Buffalo Reef, a natural structure that provides spawning and rearing habitat for a significant number of Lake Superior’s trout and white fish populations is in danger of being swallowed up by fine sand tailings from a century old copper mine. The Stamp Sands, as they are referred to, were originally deposited in the lake and on its shores near Gay, MI.
Erosion of the original sand deposit, estimated to have been 22 million cubic yards, has reduced it to 2.3 million cubic yards. The majority of the eroded sediment has travelled south along the shore of Lake Superior towards Grand Traverse Harbour and the nearby Buffalo Reef on Michigan’s Keweenaw Peninsula.
A retaining wall at Grand Traverse Harbour keeps the majority of the sands from travelling further south onto natural white sand beaches, although a storm in October 2017 did push some past the wall.
Grand Traverse Harbour has been dredged previously in 2003, 2009, 2015 and most recently in 2017 and will most likely be dredged again this fall to protect young fish populations coming from Buffalo Reef. It is predicted that 60% of Buffalo Reef will no longer be able to support fish spawning by 2025, so dredging north of Buffalo Reef is necessary to extend its lifetime.
There are plans to do just that, but the project might be delayed until next year according to Steve Casey, Upper Peninsula district supervisor for the Michigan Department of Environmental Quality’s Water Resources Division. Dredging of 200,000 cubic yards of stamp sands from an underwater bedrock trough was set to take place last month but has been delayed due to permit and contracting issues.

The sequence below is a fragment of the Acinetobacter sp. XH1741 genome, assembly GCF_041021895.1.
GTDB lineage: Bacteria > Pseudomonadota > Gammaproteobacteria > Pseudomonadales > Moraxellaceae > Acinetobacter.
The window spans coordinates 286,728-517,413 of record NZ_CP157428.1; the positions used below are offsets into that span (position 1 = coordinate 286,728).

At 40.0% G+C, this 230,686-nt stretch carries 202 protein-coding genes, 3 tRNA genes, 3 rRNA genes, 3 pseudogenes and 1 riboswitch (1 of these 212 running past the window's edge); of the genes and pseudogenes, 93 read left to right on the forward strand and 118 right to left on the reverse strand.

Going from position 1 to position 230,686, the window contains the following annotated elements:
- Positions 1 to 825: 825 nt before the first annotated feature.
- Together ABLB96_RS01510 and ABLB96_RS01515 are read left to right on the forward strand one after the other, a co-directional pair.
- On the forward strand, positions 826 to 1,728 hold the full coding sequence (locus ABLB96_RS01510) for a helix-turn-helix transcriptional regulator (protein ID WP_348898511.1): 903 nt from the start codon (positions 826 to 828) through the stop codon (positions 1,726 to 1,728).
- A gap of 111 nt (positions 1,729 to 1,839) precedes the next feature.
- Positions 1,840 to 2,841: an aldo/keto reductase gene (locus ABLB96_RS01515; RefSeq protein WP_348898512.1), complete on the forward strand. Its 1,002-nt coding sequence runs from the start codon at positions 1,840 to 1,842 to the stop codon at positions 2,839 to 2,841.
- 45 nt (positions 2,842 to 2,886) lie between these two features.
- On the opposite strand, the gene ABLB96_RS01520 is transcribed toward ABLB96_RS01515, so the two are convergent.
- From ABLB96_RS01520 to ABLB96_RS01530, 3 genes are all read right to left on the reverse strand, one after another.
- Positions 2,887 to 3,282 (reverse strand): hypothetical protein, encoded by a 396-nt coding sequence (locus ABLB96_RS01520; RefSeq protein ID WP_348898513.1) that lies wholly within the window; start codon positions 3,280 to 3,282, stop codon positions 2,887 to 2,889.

The United States EPA had provided $3.1 million dollars for the planning and implementation of the dredging project to be carried out by the U.S. Army Corps of Engineers. Everything was set to go until concerns were brought up regarding real estate and the dredging of natural sands from the underwater trough. Steven Check, a project manager with the U.S. Army Corps of Engineers in Detroit, has suggested that if bid documents are adjusted and submitted by late June, dredging could begin by late August.
A public meeting is being scheduled for July to provide further updates on this project and to gather public input on proposed long-term protection plans for the reef. The trough dredging project will only provide 5 to 7 years of protection for Buffalo Reef; therefore, the groups involved in protecting the reef hope to have a long-term plan in place by 2026 and a prevention system for further erosion of the source pile by 2022.
Links to Previous InfoSuperior Articles on Buffalo Reef Project: